Every Monday morning, Laura Wright checks three key financial reports for her company.
"I take a look at total revenue received in the past week, revenue to date and how close we are to our annual revenue goal," says the business coach and owner of EPIC at Sales.
"By looking at these three financial reports, I can easily see the financial health of the company," says Wright. "This knowledge helps with setting priorities and consistently hitting our revenue goals."
If you want your business to remain solvent, staying apprised of your company's financial health is a necessity, believes Alexander Pencer, CFO at TFC Title Loans.
"Having a solidified financial plan and understanding of your monthly budget increases your chances of success," he says.
Wright agrees, saying, "Knowing when you may need to increase revenue and by how much before it's needed creates solid financial health. A system to identify potential cash-flow drop off ahead of time alerts you to create new items to sell or have promotions that will generate revenue."
Key Financial Reports
A wide variety of financial reports exist. While they're all important, it's a good idea to keep a close eye on several specific numbers.
"You can have a good idea of how your company is performing by focusing on just a few key performance indicators [KPIs]," says Terry Lammers, managing member of Innovative Business Advisors, which performs business valuation and helps people buy and sell companies.
"Though, you won't be able to run your company by focusing solely on just a few KPIs without ever looking at others, there are some to keep an eye on more frequently."
When examining your financial metrics, keep in mind that they're all interrelated, adds LJ Suzuki, founder of CFOshare, an outsourced finance and accounting company.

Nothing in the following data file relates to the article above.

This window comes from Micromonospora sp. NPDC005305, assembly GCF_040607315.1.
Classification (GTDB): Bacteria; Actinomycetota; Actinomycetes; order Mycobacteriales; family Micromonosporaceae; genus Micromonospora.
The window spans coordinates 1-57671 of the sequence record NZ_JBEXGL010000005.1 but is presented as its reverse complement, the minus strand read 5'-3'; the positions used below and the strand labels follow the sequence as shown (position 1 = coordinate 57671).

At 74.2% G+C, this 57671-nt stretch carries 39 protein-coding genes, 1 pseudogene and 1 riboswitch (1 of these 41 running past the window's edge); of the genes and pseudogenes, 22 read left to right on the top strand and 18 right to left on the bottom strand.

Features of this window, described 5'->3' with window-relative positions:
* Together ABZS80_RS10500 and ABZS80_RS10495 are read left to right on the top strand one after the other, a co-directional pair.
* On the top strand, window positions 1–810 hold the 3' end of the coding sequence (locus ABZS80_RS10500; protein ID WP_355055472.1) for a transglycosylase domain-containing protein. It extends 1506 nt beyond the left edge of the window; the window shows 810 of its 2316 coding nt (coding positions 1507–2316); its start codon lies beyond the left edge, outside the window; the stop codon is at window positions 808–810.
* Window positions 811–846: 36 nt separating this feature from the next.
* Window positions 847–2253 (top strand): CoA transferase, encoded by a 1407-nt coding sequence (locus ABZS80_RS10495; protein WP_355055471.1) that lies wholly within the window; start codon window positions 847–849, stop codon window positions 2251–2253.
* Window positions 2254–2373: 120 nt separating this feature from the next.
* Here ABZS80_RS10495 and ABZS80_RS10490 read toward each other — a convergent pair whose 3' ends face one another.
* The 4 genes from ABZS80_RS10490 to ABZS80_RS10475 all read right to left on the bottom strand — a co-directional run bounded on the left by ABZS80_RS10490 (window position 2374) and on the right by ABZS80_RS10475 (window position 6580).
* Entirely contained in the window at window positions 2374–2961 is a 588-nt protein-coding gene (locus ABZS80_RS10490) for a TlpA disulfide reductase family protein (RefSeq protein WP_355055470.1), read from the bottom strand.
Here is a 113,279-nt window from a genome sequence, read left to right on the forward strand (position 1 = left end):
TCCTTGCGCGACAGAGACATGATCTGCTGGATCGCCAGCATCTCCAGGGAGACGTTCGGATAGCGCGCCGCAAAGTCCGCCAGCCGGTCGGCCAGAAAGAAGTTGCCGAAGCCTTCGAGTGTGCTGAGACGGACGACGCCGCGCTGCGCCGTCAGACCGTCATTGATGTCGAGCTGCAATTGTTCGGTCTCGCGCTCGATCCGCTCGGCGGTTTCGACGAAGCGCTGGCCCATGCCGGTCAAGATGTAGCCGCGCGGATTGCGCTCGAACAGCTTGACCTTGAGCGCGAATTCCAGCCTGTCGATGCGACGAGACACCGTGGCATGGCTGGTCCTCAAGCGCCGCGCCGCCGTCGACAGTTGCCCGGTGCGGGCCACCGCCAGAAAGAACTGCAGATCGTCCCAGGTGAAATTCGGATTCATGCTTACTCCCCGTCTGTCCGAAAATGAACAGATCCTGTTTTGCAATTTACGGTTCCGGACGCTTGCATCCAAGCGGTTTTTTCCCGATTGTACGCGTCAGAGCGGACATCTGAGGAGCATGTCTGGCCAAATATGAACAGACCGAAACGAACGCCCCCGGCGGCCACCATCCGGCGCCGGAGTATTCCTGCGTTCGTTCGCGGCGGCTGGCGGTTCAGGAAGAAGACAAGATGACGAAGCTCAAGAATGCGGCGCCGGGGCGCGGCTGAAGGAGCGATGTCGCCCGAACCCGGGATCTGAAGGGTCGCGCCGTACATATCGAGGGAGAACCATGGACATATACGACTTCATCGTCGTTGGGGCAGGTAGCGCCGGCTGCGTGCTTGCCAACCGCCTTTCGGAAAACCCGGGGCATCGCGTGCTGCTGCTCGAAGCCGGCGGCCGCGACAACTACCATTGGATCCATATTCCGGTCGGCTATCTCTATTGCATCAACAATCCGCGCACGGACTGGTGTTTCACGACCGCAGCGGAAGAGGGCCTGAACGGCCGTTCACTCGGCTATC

"Every financial metric is an abstraction of your business," says Suzuki. "That means they are as interrelated as every other part of your business. For instance, if your sales person pushes too much volume for too low a price, then you won't make enough gross profit to cover your costs."
Here are some of the top financial reports to keep an eye on and why.
"Your current assets divided by your current liabilities equals your current ratio," says Lammers. "The higher the number the better, but ideally you want this ratio to be about 2. That means you have $2 in current assets, or things that can be turned into cash, to cover every $1 of current liabilities, or bills due, within a year."
Current ratio is important because it's an indication of if you can pay your bills when necessary.
"Banks and investors look at this ratio to determine how prepared your company is to handle a temporary dip in sales and if your current assets are capable of covering your debt and expenses," says Lammers.
In order to be profitable, you need to know exactly what your company is spending to make a sale. More sales don't necessarily mean more profits.
—Daniel J. McBride, president, American Eagle Investigations
Daily Sales Revenue